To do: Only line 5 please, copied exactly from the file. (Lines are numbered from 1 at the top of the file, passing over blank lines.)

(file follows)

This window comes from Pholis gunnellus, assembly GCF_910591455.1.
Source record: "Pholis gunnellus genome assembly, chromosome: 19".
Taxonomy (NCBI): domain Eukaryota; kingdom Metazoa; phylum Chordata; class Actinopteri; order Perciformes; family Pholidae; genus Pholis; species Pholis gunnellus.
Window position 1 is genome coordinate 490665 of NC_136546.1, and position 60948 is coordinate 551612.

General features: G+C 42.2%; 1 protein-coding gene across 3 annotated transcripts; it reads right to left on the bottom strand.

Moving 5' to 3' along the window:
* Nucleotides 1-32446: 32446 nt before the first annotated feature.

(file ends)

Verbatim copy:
General features: G+C 42.2%; 1 protein-coding gene across 3 annotated transcripts; it reads right to left on the bottom strand.